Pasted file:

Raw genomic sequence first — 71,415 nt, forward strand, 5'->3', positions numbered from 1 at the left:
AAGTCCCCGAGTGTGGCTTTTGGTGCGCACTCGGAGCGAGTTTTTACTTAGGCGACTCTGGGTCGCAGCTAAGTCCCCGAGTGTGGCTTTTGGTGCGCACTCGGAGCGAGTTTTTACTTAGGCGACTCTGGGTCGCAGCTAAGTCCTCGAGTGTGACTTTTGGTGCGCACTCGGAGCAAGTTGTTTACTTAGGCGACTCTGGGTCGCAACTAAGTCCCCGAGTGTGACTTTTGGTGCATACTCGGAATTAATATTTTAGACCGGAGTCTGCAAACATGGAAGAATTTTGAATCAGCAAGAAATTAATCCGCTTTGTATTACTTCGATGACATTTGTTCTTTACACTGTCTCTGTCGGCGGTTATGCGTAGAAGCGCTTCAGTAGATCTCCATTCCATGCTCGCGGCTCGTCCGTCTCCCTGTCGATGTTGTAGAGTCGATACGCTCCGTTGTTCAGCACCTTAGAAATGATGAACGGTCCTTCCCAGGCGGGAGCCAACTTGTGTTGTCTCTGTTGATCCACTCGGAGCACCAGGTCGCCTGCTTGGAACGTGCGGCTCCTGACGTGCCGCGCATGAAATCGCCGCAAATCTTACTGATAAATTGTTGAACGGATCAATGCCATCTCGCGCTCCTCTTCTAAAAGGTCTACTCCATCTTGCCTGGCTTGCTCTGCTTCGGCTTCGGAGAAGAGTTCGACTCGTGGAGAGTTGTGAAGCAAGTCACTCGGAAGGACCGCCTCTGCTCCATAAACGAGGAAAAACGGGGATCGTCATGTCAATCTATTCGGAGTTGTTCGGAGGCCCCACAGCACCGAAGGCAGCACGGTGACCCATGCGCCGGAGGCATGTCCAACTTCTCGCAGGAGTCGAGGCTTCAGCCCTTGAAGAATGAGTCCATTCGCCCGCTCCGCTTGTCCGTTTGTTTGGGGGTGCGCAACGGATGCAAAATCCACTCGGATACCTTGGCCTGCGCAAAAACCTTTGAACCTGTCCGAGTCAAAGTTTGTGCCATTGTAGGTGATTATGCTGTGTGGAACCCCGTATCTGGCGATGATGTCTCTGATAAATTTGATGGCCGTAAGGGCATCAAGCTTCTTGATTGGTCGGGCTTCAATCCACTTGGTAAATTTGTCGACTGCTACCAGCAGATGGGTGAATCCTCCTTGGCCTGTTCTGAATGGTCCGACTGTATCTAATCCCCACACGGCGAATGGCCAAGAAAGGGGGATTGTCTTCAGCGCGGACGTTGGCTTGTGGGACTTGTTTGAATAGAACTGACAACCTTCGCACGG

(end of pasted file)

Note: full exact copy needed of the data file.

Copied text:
Raw genomic sequence first — 71,415 nt, forward strand, 5'->3', positions numbered from 1 at the left:
AAGTCCCCGAGTGTGGCTTTTGGTGCGCACTCGGAGCGAGTTTTTACTTAGGCGACTCTGGGTCGCAGCTAAGTCCCCGAGTGTGGCTTTTGGTGCGCACTCGGAGCGAGTTTTTACTTAGGCGACTCTGGGTCGCAGCTAAGTCCTCGAGTGTGACTTTTGGTGCGCACTCGGAGCAAGTTGTTTACTTAGGCGACTCTGGGTCGCAACTAAGTCCCCGAGTGTGACTTTTGGTGCATACTCGGAATTAATATTTTAGACCGGAGTCTGCAAACATGGAAGAATTTTGAATCAGCAAGAAATTAATCCGCTTTGTATTACTTCGATGACATTTGTTCTTTACACTGTCTCTGTCGGCGGTTATGCGTAGAAGCGCTTCAGTAGATCTCCATTCCATGCTCGCGGCTCGTCCGTCTCCCTGTCGATGTTGTAGAGTCGATACGCTCCGTTGTTCAGCACCTTAGAAATGATGAACGGTCCTTCCCAGGCGGGAGCCAACTTGTGTTGTCTCTGTTGATCCACTCGGAGCACCAGGTCGCCTGCTTGGAACGTGCGGCTCCTGACGTGCCGCGCATGAAATCGCCGCAAATCTTACTGATAAATTGTTGAACGGATCAATGCCATCTCGCGCTCCTCTTCTAAAAGGTCTACTCCATCTTGCCTGGCTTGCTCTGCTTCGGCTTCGGAGAAGAGTTCGACTCGTGGAGAGTTGTGAAGCAAGTCACTCGGAAGGACCGCCTCTGCTCCATAAACGAGGAAAAACGGGGATCGTCATGTCAATCTATTCGGAGTTGTTCGGAGGCCCCACAGCACCGAAGGCAGCACGGTGACCCATGCGCCGGAGGCATGTCCAACTTCTCGCAGGAGTCGAGGCTTCAGCCCTTGAAGAATGAGTCCATTCGCCCGCTCCGCTTGTCCGTTTGTTTGGGGGTGCGCAACGGATGCAAAATCCACTCGGATACCTTGGCCTGCGCAAAAACCTTTGAACCTGTCCGAGTCAAAGTTTGTGCCATTGTAGGTGATTATGCTGTGTGGAACCCCGTATCTGGCGATGATGTCTCTGATAAATTTGATGGCCGTAAGGGCATCAAGCTTCTTGATTGGTCGGGCTTCAATCCACTTGGTAAATTTGTCGACTGCTACCAGCAGATGGGTGAATCCTCCTTGGCCTGTTCTGAATGGTCCGACTGTATCTAATCCCCACACGGCGAATGGCCAAGAAAGGGGGATTGTCTTCAGCGCGGACGTTGGCTTGTGGGACTTGTTTGAATAGAACTGACAACCTTCGCACGG